BY ABDULAZIZ OSMAN | VOA NEWS
Somalia and Eritrean leaders agreed Saturday to resume their diplomatic ties and open embassies in their capitals. The decision was made during a summit in Asmara, Eritrea, where Somalia President Mohamed Abdullahi Farmajo began a historic three-day visit Saturday.
The two nations have not had diplomatic ties for nearly 15 years.
Speaking to VOA Somali, Somalia Information Minister Dahir Mohamed Geelle said, “You will see Eritrean and Somali ambassadors in both capitals very, very soon.”
He said the leaders also discussed regional security and changing relations among Horn of Africa countries.
The region is of importance to the wealthy nations just across the Gulf of Aden and the Red Sea, who are interested in a strategic foothold in East Africa through its very busy shipping lanes.
The leaders are scheduled to continue talks Sunday.
Stabilizing the Horn
Farmajo’s visit comes after longtime rivals Eritrea and Ethiopia restored diplomatic ties. The two nations have a long and complicated history, which has had a destabilizing influence on the Horn of Africa.
One point of contention has been Ethiopia’s military presence in Somalia. Backed by the West, the country’s military is supporting the Somali government fight against al-Shabab militants. Eritrea has criticized this intervention, claiming that Ethiopia’s presence in Somalia is doing more harm than good.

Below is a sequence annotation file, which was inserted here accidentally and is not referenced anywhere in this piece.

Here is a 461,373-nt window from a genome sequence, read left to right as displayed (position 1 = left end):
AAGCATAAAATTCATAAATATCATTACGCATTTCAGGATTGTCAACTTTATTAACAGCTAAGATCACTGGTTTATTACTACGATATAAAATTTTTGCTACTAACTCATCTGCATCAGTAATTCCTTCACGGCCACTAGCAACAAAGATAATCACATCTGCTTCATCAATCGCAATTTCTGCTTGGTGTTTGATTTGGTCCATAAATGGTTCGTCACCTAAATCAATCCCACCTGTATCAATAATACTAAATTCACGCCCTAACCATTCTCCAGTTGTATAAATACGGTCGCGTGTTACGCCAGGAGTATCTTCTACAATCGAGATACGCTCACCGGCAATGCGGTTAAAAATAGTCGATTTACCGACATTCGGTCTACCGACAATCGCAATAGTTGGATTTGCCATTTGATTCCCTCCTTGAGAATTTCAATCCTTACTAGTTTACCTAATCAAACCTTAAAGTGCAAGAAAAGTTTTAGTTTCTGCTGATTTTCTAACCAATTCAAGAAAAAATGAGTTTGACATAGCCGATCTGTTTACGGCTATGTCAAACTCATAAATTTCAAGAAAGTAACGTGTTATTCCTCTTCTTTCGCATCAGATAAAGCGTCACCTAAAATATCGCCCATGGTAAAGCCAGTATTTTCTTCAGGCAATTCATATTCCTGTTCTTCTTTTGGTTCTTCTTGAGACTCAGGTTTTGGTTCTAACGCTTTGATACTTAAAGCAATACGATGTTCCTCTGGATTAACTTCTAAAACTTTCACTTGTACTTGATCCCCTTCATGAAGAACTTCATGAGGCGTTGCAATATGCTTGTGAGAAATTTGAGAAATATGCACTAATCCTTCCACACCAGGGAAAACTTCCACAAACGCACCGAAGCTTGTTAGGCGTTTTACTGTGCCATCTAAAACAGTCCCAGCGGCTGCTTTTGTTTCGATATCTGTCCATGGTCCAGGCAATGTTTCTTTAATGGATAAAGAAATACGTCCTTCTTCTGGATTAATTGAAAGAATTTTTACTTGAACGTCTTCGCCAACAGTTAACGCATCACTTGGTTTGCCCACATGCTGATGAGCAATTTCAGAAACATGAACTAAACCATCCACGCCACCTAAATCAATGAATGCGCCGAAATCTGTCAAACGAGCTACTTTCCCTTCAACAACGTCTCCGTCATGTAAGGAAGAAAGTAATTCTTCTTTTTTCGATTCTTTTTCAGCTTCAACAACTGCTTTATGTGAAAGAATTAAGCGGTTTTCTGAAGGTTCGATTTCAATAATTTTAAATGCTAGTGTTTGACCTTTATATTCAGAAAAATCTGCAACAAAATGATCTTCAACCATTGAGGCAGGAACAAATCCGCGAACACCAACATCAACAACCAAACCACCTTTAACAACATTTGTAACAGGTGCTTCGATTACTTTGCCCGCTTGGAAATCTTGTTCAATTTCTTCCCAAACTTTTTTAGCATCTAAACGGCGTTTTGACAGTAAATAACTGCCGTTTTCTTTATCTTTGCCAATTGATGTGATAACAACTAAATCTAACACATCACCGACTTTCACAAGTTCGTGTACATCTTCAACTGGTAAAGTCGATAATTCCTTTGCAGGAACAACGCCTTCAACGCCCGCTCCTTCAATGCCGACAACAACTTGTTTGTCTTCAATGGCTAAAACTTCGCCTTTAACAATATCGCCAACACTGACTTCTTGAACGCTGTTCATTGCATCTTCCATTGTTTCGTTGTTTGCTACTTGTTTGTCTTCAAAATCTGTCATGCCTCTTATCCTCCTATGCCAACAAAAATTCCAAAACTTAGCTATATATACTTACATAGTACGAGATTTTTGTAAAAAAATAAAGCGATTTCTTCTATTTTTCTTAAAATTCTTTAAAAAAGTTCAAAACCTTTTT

Ethiopia has accused Eritrea of supporting the terrorists. Over the years, this proxy war between the two countries has had the potential to spark a regional conflict.
The conflict between the two nations also spilled over into neighboring Djibouti. One of Ethiopia’s main economic allies, Djibouti has been engaged in a war with Eritrea over a border area claimed by both countries.
Ultimately, the prospect of peace between Ethiopia and Eritrea may have a calming effect on the Horn.
If stability is achieved, Ethiopia, a country with an estimated population of over 100 million, could realize its potential as a regional economic and military power. This could, in turn, transform the region into a united economic powerhouse.
Speech by President Isaias Afwerki at State Banquet Hosted in Honor of Somali President
Your Excellency Mohammed Abdullahi Mohammed
President of the Federal Democratic Republic of Somalia,
Ladies and Gentlemen,
I feel immense joy as I welcome – on behalf of the people and government of Eritrea – you, Mr. President, and your distinguished delegation to your home.
The historical ties between the peoples of Eritrea and Somalia are intertwined with the civilizations that flourished in the Horn of Africa; the southern part of the Arabian Peninsula; and, North Africa prior to the advent of Western colonialism in the region. Furthermore and after the onset of Western colonialism, the interaction and bondage of friendship and solidarity of our two peoples were reinforced through various phases and forms of resistance to domination.